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“What many may deem unimaginable is considered by others as a delicacy
In Switzerland, it used to only be owners of exotic pets who had to source crickets, locusts and mealworms as food for their beloved animals. These days, open-minded amateur cooks are also looking to edible insects to expand their cooking repertoire. And there are some good reasons for overcoming any aversion you may have.
It is difficult to make insects sound tasty. But it's not because these little creatures are unpalatable – quite the opposite in fact! Ants have a subtle lemony flavour, mealworms taste rather nutty, while locusts and crickets make a great alternative to chicken and popcorn. It has more to do with the fact that the sight of insects on a plate is a strange one for most of us.
However, two billion people can't be wrong, surely? This is the number of people who incorporate insects into their diet on a regular basis. Since May 2017, three species of insect have been permitted as a food source in Switzerland.
Crickets, European locusts and mealworms are now recognized as food, and that's saying something!
While insects already constitute a delicacy in many foreign cultures, here in Switzerland we take a little bit more convincing. Even the award-winning Noma restaurant in Copenhagen has insects on the menu – much to the delight of its broad-minded guests who eagerly anticipate Noma's steady stream of culinary innovations.
For these guests, however, it's not just about the exotic flair that comes from biting into a grilled locust and getting the chicken flavour. Named best restaurant in the world, Noma also tries to incorporate environmental aspects into its cuisine. In addition to the meat-free celeriac shawarma, there are also edible insects on the menu, sending out a clear environmental message.
Despite their appearance, these little creatures have many benefits. For example, mealworms produce far fewer greenhouse gases than other sources of animal protein. Water and food consumption is also significantly less than for other types of large-scale livestock farming, e.g. cattle.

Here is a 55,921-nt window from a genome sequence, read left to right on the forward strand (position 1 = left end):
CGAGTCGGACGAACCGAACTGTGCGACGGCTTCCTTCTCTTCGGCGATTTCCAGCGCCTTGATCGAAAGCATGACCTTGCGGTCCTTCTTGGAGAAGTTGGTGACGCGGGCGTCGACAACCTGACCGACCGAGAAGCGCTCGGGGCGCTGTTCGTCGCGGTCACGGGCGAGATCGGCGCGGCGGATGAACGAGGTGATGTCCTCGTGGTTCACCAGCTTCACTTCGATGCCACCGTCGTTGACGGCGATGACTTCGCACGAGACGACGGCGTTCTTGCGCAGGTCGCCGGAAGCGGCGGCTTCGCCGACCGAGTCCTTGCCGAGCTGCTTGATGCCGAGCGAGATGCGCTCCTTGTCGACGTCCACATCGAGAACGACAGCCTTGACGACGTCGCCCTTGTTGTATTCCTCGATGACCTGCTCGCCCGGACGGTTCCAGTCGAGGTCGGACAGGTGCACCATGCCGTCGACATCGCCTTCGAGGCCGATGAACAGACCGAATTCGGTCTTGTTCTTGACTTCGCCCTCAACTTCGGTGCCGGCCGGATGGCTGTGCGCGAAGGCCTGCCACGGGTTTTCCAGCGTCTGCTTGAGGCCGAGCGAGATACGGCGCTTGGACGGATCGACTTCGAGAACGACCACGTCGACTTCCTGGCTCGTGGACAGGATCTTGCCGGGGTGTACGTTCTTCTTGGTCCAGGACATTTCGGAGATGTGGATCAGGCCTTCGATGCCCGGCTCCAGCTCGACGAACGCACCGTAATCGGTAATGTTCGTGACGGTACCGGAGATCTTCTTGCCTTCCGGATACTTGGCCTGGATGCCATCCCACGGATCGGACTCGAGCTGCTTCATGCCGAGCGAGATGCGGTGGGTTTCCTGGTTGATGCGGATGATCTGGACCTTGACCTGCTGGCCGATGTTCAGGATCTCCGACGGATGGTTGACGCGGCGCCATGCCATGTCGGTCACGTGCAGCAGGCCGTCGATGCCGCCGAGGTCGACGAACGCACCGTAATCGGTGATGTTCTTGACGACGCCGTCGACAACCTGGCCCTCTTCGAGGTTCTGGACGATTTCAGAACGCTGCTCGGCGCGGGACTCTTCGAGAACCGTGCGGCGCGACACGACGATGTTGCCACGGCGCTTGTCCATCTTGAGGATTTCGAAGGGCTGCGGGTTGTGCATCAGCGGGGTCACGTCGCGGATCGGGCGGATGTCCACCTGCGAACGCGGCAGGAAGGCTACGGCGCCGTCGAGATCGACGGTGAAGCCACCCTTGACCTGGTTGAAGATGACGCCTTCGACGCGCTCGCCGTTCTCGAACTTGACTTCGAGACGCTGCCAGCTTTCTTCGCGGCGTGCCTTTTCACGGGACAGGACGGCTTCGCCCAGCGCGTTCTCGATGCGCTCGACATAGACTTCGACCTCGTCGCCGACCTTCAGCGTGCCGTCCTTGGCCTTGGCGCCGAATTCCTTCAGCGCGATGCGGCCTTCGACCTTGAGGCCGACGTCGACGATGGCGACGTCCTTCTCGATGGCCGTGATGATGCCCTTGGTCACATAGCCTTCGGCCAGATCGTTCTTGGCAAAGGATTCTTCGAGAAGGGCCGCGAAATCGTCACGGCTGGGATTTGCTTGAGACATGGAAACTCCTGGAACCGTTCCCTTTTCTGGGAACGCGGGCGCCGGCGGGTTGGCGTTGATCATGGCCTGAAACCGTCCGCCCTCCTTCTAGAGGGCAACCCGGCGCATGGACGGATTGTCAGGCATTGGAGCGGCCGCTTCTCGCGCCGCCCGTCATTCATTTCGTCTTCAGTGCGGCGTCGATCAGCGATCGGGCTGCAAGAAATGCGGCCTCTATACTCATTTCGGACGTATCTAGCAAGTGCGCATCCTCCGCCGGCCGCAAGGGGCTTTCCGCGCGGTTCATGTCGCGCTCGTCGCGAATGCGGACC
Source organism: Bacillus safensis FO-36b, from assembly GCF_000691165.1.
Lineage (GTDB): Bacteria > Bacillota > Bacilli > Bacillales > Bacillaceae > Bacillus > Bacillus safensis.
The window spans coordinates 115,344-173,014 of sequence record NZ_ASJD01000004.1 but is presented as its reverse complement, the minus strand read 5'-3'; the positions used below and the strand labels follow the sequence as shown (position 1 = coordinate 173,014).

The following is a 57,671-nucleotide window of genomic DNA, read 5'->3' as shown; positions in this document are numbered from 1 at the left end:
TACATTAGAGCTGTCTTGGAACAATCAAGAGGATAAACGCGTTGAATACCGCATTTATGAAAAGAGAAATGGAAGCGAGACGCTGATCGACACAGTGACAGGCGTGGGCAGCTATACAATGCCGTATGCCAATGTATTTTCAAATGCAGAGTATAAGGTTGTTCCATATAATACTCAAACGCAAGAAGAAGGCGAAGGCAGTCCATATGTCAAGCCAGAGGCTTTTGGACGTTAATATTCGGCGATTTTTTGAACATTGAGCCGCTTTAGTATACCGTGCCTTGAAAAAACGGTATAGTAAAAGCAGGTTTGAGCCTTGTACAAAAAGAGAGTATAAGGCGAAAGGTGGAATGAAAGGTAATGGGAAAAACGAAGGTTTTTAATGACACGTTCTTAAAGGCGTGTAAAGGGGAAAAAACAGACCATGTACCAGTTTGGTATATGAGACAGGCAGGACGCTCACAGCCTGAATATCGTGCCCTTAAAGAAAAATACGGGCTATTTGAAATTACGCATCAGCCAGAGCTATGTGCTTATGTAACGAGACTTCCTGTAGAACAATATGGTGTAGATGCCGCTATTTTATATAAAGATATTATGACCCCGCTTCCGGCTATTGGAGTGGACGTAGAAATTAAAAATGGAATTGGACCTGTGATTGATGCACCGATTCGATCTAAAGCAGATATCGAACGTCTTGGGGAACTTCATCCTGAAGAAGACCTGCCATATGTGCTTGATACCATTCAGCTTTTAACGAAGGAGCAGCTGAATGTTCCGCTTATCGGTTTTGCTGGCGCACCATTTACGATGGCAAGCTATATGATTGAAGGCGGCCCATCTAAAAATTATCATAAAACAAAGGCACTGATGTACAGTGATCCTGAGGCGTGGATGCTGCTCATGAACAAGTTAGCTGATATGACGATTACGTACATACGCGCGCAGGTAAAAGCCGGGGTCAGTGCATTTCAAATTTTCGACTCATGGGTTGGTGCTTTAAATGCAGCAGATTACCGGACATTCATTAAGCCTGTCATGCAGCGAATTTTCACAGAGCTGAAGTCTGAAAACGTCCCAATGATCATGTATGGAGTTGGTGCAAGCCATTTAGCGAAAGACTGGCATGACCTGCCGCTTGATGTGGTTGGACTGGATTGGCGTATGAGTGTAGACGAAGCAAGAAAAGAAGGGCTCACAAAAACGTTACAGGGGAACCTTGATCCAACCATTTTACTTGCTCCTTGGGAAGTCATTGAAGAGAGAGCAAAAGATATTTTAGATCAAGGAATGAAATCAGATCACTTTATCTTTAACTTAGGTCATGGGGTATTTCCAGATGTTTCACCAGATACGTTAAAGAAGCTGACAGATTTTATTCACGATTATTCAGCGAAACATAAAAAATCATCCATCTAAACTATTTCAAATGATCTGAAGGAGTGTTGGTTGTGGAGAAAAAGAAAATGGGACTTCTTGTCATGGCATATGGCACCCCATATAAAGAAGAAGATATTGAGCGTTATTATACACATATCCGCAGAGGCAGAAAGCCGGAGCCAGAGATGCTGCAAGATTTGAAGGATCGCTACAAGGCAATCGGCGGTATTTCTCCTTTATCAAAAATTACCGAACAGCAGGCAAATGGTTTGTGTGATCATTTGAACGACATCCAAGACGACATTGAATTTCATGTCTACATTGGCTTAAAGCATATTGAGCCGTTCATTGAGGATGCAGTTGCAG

Then there's also the intrinsic values. Most insects are high in unsaturated fatty acids and are even on a par with fish in this respect. Insects permitted for consumption in Switzerland have a high protein content and a high percentage of essential amino acids. A mealworm contains the same amount of protein as a pork fillet, per 100 g. What's more, insects in general contain a significant percentage of iron, magnesium, selenium and zinc. Crickets are also high in Vitamin B12.
It's not just in Africa, Asia, Mexico and South America that insects have been on the menu for some time. They were also once consumed in large quantities in Europe. In Sardinia, for example, you can still enjoy the delicacy that is casu marzu, a cheese containing live insect larvae. Up until the 20th century, cockchafer soup was a delicacy in Germany and France, and in 1884, Medical Health Officer Johann Schneider claimed that students would greatly appreciate candied beetles as a snack or dessert.
Long before our time, insects were a food source for upstanding citizens. An Assyrian illustration from 700 BC depicts a feast with locusts as a delicacy. The Greeks and Romans also ate insects and their larvae – mostly bees and cicadas, but butterfly grubs are also believed to have been consumed. To this day, only Jewish food laws prohibit the consumption of insects – with the exception of four specific types of locust, all insects are considered non-kosher.
These days, start-ups such as the Swiss company Essento are ensuring that insects continue to appear on tables across Europe in the 21st century. In addition to burgers, protein bars and insect balls comprising crushed insects, there are now also ready-to-eat snacks for on the go or as a topping for soups and salads. Essento has gone one step further in this regard, too. For the first time, we're seeing insects in all their glory. Packs of crispy mealworms and crickets with a delicious toasted aroma can now be found alongside nuts and spices. Without doubt an acquired taste, but a feast for the eyes nevertheless!
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